22/01/2007 - Results
The ultranationalists of the Serb Radical Party (SRS) emerged as the winners of the general elections that took place in Serbia on 21st January. They won 28.7% of the vote (+ 1.1 point in comparison with the last elections on 28th December 2003). The SRS lies ahead of the two main pro-European democrat parties, the Democrat Party (DS) led by President of the Republic, Boris Tadic, who won 22.9% of the vote (+ 10,3 points) and the Serb Democratic Party (DSS), the party led by outgoing Prime Minister, Vojislav Kostunica, who won 16.7% of the vote (- 1 point).
Only three other parties reached the five percent threshold required to be represented in the National Assembly, the only Chamber in Parliament. These were G17 Plus, a member of the outgoing government coalition and led by Finance Minister, Mladjan Dinkic, who won 6.8% of the vote (- 4.7 points), the Serb Socialist Party (SPS) of former President, Slobodan Milosevic, led by Ivica Dacic 5.9% (- 1.7 point), and finally the Liberal Democrat Party (LDP) led by Cedomir Jovanovic, 5.3%.
The participation rate rose to 62% (- 3.3 points in comparison with the general elections on 28th December 2003).
"Although we had all the Prime Minister's and the President of the Republic's parties against us together with their uncouth campaigns we have shown our strength, we have won as expected. The Radical Party is the winner but we shall not have the opportunity of forming a government," declared the interim President of the Serb Radical Party, Tomislav Nikolic on the announcement of the initial results (the party is still officially led by Vojislav Seselj, former Deputy Prime Minister to Slobodan Milosevic, imprisoned in The Hague after his surrender in February 2003; he is accused of crimes against humanity and war crimes by the International Criminal Tribunal for former Yugoslavia in The Hague). "We are now going to see how the two parties, the Democrat Party and the Serb Democrat Party will come together," he added.
Indeed the democratic forces will be forced to reach an agreement if they want to stop the ultra-nationalists coming to power. Since together they did not win an absolute majority necessary to govern they might form an alliance with G17 Plus in order to achieve parliamentary majority.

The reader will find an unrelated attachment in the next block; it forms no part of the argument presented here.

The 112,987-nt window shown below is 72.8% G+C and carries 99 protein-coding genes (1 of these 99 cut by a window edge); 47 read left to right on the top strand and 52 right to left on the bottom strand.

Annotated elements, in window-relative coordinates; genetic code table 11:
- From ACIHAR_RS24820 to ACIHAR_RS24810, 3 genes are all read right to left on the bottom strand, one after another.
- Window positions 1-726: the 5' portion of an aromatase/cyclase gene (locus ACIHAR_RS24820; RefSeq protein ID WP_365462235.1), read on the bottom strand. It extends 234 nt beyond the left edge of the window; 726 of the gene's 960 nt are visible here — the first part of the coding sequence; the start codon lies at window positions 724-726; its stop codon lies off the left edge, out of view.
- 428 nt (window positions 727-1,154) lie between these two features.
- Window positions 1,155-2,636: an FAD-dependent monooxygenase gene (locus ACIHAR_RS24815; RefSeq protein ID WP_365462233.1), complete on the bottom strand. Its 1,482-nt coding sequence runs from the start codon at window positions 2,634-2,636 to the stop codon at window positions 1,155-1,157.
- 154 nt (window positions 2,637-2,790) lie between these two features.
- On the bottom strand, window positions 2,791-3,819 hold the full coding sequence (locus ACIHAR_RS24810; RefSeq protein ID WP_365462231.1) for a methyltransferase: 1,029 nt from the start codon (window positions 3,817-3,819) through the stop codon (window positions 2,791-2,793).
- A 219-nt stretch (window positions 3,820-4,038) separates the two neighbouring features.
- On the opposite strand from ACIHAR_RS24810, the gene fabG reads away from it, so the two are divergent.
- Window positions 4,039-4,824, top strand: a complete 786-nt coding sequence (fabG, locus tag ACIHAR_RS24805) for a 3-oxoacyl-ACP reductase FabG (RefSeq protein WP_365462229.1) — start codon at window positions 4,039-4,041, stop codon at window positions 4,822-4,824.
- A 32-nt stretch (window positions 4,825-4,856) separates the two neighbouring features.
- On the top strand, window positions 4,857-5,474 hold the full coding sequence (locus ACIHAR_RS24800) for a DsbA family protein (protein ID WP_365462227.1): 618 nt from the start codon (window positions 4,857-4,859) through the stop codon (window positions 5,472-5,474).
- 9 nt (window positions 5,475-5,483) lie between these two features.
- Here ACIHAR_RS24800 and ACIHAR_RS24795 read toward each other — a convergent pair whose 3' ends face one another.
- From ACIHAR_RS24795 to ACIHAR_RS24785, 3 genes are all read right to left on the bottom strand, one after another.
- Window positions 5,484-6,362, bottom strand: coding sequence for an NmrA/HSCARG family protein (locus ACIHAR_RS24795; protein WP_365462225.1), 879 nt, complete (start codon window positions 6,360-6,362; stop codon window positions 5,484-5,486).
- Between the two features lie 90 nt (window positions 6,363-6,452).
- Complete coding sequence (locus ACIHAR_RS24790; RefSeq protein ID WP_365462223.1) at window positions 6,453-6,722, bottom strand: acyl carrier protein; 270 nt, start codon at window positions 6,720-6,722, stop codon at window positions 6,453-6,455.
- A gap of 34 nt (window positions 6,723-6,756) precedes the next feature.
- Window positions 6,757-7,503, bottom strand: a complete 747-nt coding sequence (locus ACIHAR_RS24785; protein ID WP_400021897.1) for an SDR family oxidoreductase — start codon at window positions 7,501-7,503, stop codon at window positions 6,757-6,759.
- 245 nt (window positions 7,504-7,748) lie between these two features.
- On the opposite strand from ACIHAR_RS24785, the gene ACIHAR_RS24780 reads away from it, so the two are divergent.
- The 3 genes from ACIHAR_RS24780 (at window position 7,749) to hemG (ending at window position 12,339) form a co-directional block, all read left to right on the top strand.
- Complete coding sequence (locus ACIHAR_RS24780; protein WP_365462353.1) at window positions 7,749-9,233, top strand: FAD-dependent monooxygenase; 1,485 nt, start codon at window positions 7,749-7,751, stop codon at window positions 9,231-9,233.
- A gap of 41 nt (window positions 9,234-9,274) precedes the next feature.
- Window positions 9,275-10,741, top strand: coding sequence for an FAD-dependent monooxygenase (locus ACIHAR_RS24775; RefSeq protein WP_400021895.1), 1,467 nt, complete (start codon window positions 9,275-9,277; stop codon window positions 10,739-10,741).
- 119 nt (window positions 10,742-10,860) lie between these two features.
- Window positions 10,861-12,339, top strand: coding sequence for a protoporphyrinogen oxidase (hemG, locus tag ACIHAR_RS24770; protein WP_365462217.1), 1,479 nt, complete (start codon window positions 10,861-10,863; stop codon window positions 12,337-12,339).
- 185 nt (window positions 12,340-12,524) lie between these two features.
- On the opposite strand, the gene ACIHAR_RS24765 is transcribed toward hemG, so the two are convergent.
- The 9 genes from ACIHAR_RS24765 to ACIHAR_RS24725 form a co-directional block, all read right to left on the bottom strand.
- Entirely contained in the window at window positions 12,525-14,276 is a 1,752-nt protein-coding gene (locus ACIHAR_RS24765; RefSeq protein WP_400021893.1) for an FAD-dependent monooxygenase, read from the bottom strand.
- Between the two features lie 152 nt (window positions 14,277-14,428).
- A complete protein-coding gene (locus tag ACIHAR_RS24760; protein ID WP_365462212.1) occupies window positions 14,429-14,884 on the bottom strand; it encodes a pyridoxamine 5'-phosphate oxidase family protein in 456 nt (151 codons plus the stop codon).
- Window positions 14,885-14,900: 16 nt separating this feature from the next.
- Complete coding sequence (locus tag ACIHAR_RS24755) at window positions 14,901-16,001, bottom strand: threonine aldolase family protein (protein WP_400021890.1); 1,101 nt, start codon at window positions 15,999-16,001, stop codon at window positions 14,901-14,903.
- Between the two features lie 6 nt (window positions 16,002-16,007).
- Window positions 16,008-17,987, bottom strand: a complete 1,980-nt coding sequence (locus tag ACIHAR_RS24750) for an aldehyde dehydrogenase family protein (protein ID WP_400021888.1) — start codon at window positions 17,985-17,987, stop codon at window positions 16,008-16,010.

The outgoing Prime Minister is therefore will play the role of referee. Vojislav Kostunica who on several occasions has been called upon by the Democrat Party (DS) to promise not to govern with the Serb Radical Party, has always refused to answer these appeals and to say that he is planning to govern after the election. In addition to this he always clearly said in the electoral campaign that he wanted to stay in office if his party were to govern with the Democrat Party.
President of the Republic Boris Tadic said he was pleased with the democrat results. "Together the pro-European parties have won two thirds of the seats in Parliament. It is an extremely strong signal sent by Serbia to Europe and to the whole world," he declared adding, "the Democrat Party has positioned itself as leader within the democratic bloc and it will begin negotiations to form a coalition starting with a request for the position of Prime Minister. We are ready for a coalition with the Serb Democratic Party. We are the party extending the conciliatory hand."
"We are open and are expecting all the parties to be responsible," answered Vojislav Kostunica, who simultaneously also expressed his satisfaction with the result achieved by his party. "With regard to the government it is up to the President of the Republic to find a man who represents the parliamentary majority," he explained.
These general elections were followed closely by the international community since the UN special envoy for Kosovo, Martti Ahtisaari is to deliver his report on the future status of Kosovo on 26th January next to the contact group (Germany, USA, Italy, France, Russia and the UK). The German Chancellor Angela Merkel whose country took over the presidency of the EU on 1st January said on January 21st that she hoped the "democratic forces would emerge strengthened from these elections." For his part the Russian President, Vladimir Putin said that Moscow would reject the independence of Kosovo if Serbia was opposed to it.
The future of Kosovo evidently brings the two camps into conflict. "Kosovo belongs to Serbia and that is what any Serb politician would say today and tomorrow. I am expecting a principle: what they give to Kosovo they must give to Krajina and the Republika Srpska," (the Serb entity in Bosnia Herzegovina), stressed Tomislav Nikolic. For his part Boris Tadic and Vojislav Kostunica say they are prepared to accept greater autonomy for Kosovo.
The Foreign Ministers of the 27 member States of the EU are meeting on 22nd January to analyse amongst other matters the results of these general elections. "I very much hope that it will be possible to form a government with the pro-European democratic forces. The majority which emerges from these elections is one in favour of the democratic forces," declared Javier Solana, the High Representative for the EU's Common Security and Foreign Policy before the meeting.